Family law litigators operate within a radically confrontational setting. Clients who seek us out find themselves deep within the throes of wrenching emotional disequilibrium. The fact that people will deposit with us large retainers in amounts they might never otherwise consider spending upon themselves may be more a reflection of the participants' distress than the fact of how 'good' a lawyer are - at least when we first meet. Understanding the effects of client crisis, and the possibility of addressing it constructively, offers a path to redemption for lawyers and clients. This original article by T. W. Arnold is published by Martindale-Hubbell/LexusNexus.
The emotional benefits of mindfulness in divorce will not only save and protect you, they will resonate far into the future and improve the lives of everyone with whom you come in contact with, including not just children (the best reason), but everyone else whom you meet. This original article by T. W. Arnold is published by Cutting Edge Law.
Financial benefits may be the most immediate but also the least obvious result of a mindfulness practice! The cost of reactive divorce - that is, any divorce where people are responding with their emotional brains rather than consciously choosing how to feel and behave - is mind boggling. This original article is published by Cutting Edge Law.
People enmeshed in divorce tend to think that they should hire the most aggressive divorce attorney they can afford. Some lawyers market themselves to respond to such values and this impulse. They advertise their practices as "aggressive advocates" or "aggressive divorce lawyers" "or "aggressive family law advocates." They often describe themselves as offering "compassionate representation" or "charitable divorce help." Which is it? Having it both ways is unlikely. This original article by T. W. Arnold is published by Cutting Edge Law.com.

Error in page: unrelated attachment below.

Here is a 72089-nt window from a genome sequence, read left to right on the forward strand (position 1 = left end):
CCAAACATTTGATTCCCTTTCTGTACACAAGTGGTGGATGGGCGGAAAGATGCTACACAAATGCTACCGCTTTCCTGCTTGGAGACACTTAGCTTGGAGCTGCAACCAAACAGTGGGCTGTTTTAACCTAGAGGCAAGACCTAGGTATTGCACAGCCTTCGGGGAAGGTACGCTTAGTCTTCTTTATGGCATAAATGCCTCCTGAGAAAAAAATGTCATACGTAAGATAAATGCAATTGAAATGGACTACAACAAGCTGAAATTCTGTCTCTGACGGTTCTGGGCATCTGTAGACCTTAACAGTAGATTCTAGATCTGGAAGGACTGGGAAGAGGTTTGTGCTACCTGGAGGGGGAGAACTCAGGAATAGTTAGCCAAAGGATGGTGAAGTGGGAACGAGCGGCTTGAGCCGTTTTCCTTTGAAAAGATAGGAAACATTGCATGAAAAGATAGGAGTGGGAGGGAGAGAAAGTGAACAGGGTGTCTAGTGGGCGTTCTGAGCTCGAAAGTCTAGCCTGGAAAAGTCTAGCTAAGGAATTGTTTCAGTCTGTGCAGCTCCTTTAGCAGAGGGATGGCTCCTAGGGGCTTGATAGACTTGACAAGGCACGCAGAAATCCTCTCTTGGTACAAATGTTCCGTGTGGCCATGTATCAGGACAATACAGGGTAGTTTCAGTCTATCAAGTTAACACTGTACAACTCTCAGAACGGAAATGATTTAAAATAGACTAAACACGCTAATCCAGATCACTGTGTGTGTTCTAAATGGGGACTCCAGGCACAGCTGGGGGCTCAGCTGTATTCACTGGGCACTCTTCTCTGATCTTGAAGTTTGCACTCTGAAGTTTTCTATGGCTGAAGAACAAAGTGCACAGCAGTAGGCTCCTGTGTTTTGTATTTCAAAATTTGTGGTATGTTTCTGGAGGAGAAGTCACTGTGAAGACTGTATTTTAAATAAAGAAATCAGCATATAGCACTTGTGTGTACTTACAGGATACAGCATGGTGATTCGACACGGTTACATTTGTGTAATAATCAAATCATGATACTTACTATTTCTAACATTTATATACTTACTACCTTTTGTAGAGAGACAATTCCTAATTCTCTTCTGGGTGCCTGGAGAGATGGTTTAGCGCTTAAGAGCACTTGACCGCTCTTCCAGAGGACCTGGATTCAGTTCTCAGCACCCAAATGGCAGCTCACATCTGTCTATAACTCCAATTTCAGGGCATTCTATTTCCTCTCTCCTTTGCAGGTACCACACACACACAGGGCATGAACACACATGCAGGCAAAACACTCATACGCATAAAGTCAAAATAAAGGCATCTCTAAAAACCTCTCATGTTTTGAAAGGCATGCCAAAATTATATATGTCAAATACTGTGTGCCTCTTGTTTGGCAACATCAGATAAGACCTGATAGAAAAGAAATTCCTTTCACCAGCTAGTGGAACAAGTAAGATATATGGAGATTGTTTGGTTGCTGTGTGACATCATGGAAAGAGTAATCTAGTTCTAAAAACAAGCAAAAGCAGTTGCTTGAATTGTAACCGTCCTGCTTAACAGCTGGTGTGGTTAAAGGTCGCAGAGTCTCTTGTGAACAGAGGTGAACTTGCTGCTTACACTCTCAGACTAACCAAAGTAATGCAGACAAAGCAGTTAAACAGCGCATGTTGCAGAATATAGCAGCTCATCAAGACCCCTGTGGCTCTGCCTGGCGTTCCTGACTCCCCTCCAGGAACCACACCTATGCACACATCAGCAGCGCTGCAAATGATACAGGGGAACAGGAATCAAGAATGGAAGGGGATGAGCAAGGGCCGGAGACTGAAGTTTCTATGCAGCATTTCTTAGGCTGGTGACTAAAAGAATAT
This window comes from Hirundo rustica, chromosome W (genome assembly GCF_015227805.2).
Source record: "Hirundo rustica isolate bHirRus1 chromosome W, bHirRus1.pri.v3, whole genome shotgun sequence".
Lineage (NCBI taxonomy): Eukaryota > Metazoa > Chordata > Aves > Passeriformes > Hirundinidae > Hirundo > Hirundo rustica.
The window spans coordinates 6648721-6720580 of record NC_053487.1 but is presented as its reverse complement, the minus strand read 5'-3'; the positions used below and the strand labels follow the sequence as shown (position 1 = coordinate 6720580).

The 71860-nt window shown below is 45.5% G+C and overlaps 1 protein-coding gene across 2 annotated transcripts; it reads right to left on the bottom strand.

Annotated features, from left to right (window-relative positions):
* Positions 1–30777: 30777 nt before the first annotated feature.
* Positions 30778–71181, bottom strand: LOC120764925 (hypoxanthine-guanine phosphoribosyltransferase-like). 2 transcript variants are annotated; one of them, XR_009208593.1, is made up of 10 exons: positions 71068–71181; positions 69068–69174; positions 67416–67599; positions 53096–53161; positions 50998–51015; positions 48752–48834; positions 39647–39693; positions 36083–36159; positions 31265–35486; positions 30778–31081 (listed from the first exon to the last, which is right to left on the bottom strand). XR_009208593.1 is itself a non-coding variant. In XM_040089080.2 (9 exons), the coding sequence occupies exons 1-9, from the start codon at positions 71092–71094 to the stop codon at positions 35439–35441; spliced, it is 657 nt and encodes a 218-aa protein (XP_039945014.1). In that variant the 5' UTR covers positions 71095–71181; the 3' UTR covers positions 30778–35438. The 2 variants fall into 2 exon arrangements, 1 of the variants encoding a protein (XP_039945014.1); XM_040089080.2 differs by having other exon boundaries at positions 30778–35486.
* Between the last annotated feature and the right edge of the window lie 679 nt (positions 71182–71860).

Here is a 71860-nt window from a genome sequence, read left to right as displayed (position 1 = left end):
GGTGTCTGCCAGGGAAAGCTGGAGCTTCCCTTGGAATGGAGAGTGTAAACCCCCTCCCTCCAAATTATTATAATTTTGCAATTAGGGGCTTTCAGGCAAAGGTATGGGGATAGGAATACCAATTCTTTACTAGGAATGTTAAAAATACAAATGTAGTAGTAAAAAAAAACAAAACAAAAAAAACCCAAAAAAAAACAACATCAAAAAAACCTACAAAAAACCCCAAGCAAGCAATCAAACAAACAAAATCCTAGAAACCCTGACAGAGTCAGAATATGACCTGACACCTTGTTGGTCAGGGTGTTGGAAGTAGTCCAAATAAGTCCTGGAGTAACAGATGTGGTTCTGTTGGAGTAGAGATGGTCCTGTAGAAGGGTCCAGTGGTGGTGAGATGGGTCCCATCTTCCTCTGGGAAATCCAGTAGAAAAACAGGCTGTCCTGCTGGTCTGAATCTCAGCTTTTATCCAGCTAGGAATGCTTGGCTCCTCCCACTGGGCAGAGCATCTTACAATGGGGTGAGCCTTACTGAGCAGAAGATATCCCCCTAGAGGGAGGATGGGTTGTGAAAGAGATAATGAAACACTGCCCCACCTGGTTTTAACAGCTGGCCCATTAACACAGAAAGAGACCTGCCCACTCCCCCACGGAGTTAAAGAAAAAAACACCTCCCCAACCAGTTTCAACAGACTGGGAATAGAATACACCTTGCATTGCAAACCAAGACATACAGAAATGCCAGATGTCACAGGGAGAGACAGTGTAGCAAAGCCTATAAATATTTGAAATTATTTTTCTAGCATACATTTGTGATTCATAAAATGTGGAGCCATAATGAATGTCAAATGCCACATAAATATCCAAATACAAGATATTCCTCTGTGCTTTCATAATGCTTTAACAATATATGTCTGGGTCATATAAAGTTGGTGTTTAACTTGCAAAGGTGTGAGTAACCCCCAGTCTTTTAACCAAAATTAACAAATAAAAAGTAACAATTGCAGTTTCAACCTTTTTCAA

"Mindfulness" in divorce requires nothing because it exists outside the realm of achievement. It is based within the present moment, and the present moment exists without concern for past or future. The present moment doesn't care about striving to change anything. It is not in argument with "what is." Yes, we are forced to come to peace with the past, and with the this new future. As time-frames, these concepts remain highly relevant. We will not disappear in a cloud of bliss.
Before you step into a lawyer's office, you should know something about them. Today this is easy. Go to the California State Bar website. Search the attorney's name. You will learn where they attended undergraduate school and law school, when they were admitted to the Bar, if they are family law specialists, whether they belong to any Bar Sections and stay current with the law, and how long they've been practicing family law.
If you are considering or facing a divorce, I invite you to think outside the box. You have the ability to define your experiences upon separating your affairs from those of another whom once you loved. Seek out lawyers who aspire to be peacemakers rather than warriors. Destruction is easy: Set a brave new course instead. This creative article is published by Cutting Edge Law.